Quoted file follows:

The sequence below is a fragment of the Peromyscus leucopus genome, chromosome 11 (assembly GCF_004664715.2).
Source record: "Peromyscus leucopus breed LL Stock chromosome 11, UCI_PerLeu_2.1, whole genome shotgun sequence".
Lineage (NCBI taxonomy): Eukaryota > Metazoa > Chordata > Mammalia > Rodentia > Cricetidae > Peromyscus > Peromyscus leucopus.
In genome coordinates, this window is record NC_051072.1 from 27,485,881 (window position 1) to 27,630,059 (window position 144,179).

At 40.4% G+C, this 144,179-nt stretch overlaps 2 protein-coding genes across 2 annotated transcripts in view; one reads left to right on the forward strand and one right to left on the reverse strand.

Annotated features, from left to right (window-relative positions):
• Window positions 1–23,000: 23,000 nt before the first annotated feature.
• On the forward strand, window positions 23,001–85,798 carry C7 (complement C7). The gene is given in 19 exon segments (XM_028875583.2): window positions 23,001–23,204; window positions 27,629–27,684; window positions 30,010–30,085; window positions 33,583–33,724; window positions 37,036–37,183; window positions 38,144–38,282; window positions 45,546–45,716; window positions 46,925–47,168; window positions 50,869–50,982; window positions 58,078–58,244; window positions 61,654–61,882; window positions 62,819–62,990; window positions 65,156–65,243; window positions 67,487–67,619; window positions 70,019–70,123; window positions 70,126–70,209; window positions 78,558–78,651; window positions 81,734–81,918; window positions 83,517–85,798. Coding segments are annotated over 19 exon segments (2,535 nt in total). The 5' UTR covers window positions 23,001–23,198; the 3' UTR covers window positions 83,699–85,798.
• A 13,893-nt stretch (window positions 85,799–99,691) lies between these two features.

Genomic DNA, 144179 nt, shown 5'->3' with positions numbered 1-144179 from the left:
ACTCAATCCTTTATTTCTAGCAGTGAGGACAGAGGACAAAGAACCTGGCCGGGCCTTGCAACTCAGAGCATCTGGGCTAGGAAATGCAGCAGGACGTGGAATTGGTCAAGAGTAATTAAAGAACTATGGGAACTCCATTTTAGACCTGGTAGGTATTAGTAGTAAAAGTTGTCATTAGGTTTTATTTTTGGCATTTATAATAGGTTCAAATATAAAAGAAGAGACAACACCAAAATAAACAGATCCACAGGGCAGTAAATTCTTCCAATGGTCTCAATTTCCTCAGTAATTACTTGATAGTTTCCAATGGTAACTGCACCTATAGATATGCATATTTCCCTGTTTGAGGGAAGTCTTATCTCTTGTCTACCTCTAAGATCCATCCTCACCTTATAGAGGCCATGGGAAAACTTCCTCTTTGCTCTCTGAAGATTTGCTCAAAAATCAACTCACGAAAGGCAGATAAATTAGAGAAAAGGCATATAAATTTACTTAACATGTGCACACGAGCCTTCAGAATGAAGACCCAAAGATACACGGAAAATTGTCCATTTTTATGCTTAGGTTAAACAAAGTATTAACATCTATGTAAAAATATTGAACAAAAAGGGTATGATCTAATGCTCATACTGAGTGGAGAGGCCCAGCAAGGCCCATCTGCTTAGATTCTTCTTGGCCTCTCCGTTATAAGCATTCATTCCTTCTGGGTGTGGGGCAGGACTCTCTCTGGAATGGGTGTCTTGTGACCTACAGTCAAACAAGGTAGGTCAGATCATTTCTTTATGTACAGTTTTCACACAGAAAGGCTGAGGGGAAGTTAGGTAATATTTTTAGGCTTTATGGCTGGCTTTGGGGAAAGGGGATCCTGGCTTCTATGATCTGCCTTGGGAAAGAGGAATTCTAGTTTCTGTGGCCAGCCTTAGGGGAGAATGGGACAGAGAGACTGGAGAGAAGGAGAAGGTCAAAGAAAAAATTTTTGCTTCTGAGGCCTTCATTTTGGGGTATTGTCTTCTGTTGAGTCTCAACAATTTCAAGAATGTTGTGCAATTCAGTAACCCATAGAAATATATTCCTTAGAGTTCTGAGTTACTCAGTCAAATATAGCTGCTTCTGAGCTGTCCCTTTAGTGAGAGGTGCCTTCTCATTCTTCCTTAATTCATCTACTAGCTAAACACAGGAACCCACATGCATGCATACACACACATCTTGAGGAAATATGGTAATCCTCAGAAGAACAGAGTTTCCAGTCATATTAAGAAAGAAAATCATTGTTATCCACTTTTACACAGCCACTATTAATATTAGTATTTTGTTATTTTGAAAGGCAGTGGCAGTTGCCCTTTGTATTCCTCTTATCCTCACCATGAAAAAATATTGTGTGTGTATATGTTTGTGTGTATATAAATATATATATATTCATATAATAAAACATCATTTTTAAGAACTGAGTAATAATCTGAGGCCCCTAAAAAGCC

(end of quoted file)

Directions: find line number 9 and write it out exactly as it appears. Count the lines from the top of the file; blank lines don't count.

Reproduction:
• A 13,893-nt stretch (window positions 85,799–99,691) lies between these two features.